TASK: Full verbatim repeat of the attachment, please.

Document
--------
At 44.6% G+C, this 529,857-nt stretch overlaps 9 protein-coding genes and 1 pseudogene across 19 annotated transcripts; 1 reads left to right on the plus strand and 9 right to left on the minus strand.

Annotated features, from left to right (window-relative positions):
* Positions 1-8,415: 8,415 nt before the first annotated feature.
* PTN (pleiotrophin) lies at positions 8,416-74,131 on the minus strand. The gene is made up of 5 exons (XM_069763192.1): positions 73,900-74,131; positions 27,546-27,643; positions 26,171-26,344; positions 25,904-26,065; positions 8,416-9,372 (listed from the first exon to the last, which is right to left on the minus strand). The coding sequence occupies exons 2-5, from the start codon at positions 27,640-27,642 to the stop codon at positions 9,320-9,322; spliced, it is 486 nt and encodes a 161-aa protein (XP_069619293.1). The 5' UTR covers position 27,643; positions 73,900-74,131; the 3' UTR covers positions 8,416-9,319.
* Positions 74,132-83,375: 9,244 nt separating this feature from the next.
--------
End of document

At 44.6% G+C, this 529,857-nt stretch overlaps 9 protein-coding genes and 1 pseudogene across 19 annotated transcripts; 1 reads left to right on the plus strand and 9 right to left on the minus strand.

Annotated features, from left to right (window-relative positions):
* Positions 1-8,415: 8,415 nt before the first annotated feature.
* PTN (pleiotrophin) lies at positions 8,416-74,131 on the minus strand. The gene is made up of 5 exons (XM_069763192.1): positions 73,900-74,131; positions 27,546-27,643; positions 26,171-26,344; positions 25,904-26,065; positions 8,416-9,372 (listed from the first exon to the last, which is right to left on the minus strand). The coding sequence occupies exons 2-5, from the start codon at positions 27,640-27,642 to the stop codon at positions 9,320-9,322; spliced, it is 486 nt and encodes a 161-aa protein (XP_069619293.1). The 5' UTR covers position 27,643; positions 73,900-74,131; the 3' UTR covers positions 8,416-9,319.
* Positions 74,132-83,375: 9,244 nt separating this feature from the next.